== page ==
Kind of the interesting thing here. Not that it's not an excellent documentary. There's sort of this virginal surprise to the interviewer "I could be a killer?" sort of thing.

Well, yeah, you are though already. Ever eat a hamburger? Oh, but you didn't actually swing a hammer at the slaughterhouse, so your hands are clean.

It's not a "war" thing, it's a human thing. And one of the bring points here is the journalist sort of recognizing that (e.g. the newsmen, otherwise reasonable individuals, asking "how could this happen" at every scene of violence and - "the pathetic thing is they do know how it happens, we all know how it happens").

What's dangerous is not what we don't know, it's what we think we know and we don't. I do get people saying they're afraid - of me, of veterans in general - the funny thing is, at least as far as I'm concerned, I am a killer. Probably one of the most lethal men you'll ever have firsthand contact with, and yet, I'm far less dangerous for that in general, because (in addition to discipline, etc) I kill with deliberation. I know what I'm capable of. And most of my life I've been involved in that one way or the other.

Most of these guys STILL don't know. That's, in part, why they're so screwed up. They are surrounded by people who have no knowledge of the experience and hold beliefs - about themselves, about society, life in general - based on ignorance and lack of self-knowlege.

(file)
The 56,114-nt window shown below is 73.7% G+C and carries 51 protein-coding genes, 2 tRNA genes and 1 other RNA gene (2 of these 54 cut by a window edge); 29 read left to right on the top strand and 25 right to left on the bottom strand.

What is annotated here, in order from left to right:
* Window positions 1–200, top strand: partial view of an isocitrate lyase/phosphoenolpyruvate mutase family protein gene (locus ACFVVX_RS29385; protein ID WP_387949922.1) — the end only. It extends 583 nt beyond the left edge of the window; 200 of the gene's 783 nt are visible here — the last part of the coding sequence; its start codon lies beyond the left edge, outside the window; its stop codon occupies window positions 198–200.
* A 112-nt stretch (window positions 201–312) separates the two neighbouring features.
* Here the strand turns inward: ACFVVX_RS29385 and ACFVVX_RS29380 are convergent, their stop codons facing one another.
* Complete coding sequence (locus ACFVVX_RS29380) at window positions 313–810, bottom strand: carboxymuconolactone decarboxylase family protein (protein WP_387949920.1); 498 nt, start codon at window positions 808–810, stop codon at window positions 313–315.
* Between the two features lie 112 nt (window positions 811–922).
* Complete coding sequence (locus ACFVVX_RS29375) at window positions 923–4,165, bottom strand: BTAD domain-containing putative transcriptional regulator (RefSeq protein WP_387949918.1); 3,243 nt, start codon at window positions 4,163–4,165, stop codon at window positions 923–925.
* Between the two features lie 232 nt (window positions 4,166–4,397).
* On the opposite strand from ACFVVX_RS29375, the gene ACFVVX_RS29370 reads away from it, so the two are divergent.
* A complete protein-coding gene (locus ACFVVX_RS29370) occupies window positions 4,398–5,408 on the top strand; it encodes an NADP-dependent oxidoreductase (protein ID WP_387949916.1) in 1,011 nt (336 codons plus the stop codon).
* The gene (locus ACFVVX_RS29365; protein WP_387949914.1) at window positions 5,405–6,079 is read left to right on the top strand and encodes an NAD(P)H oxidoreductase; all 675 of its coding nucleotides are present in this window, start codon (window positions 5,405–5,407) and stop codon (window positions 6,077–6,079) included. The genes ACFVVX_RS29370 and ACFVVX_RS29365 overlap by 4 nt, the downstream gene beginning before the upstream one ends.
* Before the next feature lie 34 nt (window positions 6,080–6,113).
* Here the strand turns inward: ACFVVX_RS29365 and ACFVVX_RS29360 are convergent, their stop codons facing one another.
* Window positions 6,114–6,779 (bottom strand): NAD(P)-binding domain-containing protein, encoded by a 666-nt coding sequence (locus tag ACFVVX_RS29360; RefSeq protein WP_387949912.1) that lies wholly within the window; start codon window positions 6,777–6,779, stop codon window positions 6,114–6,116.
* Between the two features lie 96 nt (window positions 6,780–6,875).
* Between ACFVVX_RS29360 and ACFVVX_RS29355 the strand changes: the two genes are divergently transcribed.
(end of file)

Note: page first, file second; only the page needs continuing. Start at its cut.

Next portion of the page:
Lovecraftian really.

Not that war is required for a test of fire of belief or action, but that's the subject. And too, you can tell someone everything about sex and until they have it, they don't know.
Hell, look at 'Cosmo' in the checkout line. "25 new sex positions" etc. Yeah, they didn't know anything about sex in ancient Rome. Or the ten thousand years before television at night. yup.

And too - the beauty thing. Most people move through their lives without purpose. F'rinstance, you go out in the woods, stomp around, you might not see natural beauty unless you're looking for it. Or you're moving with purpose, then you really see the environment. City. Whatever it is. For what it is. In intense detail. So you *really* experience it. That's with purpose and intensity in any sort of thing. War is typically the most purposeful and intense thing anyone will experience in their lives (again, certain caveats with the added barriers in reaching those in mastery).
So people go through their lives, not having this huge purposeful thing in their lives. Then too, they might not be able to reach it.
A malnourished child might want to throw off their oppression. They have a just cause. Nothing they can do about it though. Their underfed and limited in resources, mental and physical.